After nearly 20 years of drawing caricatures at theme parks and running the show daily out there every summer full time, I went into theme park ‘semi-retirement’ a few years ago. Between my increasing frequency of doing MAD jobs and my other clients and freelance projects, it was becoming impossible to devote the kind of time and attention needed to run one of these operations properly. The last 5 seasons or so I have had a manager out at my park in Minnesota, and my role has been regulated to just the business end of things, teaching the new artists the techniques we use and occasionally sitting in the chair and actually drawing.
I’m actually quite happy to be working in a quiet (relatively, I DO have 4 kids) studio in my home, free from mosquitoes, sticky and nacho-breathed kids leaning over me and endless “where’s the bathroom” questions. 20 years of that will wear you down. However this week I was required, through a set of rare circumstances, to have to draw a full four days between my operation at Six Flags New England and Valleyfair here in Minnesota. I was plenty rusty and it took a few days before I started doing some decent drawings, but on day three I was back ‘in the groove’.
I had forgotten how great an exercise drawing live caricatures can be. The difference between that and studio work is like the difference between 3 hour life drawing renderings and 3 minute gestural life drawing. Doing live caricatures sharpens your observations and instincts with the face, expression and exaggeration. You don’t have the time to over think anything… you have to draw reflectively and spontaneously. Even the bodies and situations you draw with the face must be done on the fly without any sketching or preliminary work. Drawing in this manner forces the artist to do all that ‘sketching’ in their head rather than on the paper, and it really develops and sharpens visualization skills.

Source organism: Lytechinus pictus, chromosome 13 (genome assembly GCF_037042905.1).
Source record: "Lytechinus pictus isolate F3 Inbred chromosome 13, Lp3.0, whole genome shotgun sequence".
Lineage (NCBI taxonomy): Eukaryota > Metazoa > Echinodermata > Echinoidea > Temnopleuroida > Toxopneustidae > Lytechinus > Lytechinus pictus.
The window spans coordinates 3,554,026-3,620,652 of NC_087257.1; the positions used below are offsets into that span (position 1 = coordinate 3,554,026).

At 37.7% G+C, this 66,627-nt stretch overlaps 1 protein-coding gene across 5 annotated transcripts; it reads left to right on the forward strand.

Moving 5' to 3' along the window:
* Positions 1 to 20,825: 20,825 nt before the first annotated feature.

Of course, it isn’t all wine and roses. Theme park ‘guests’, as they are called ‘in the business’, can be downright rude and stupid. Most are very pleasant but you get the occasionally idiot. The afore mentioned nacho breath isn’t very appealing, and I am at least half a pint low on blood thanks to the Minnesota State Bird (commonly known as the mosquito) who seem to laugh in the face of Deep Woods Off. My wife must be some kind of saint for all those years of letting me crawl into bed at midnight after coming home from a 12 hour day working in the summer heat, smelling like sweat, bug-spray and airbrush paint. Somehow we still managed to conceive four children despite the malodorous funk. Hmmmm, maybe I should bottle it and sell it over the Internet…??á¬¨‚Ä† “Eau d’ theme park”?
472 My cover art for the next issue of MAD, exclusive sneak peek from @entertainmentweekly website
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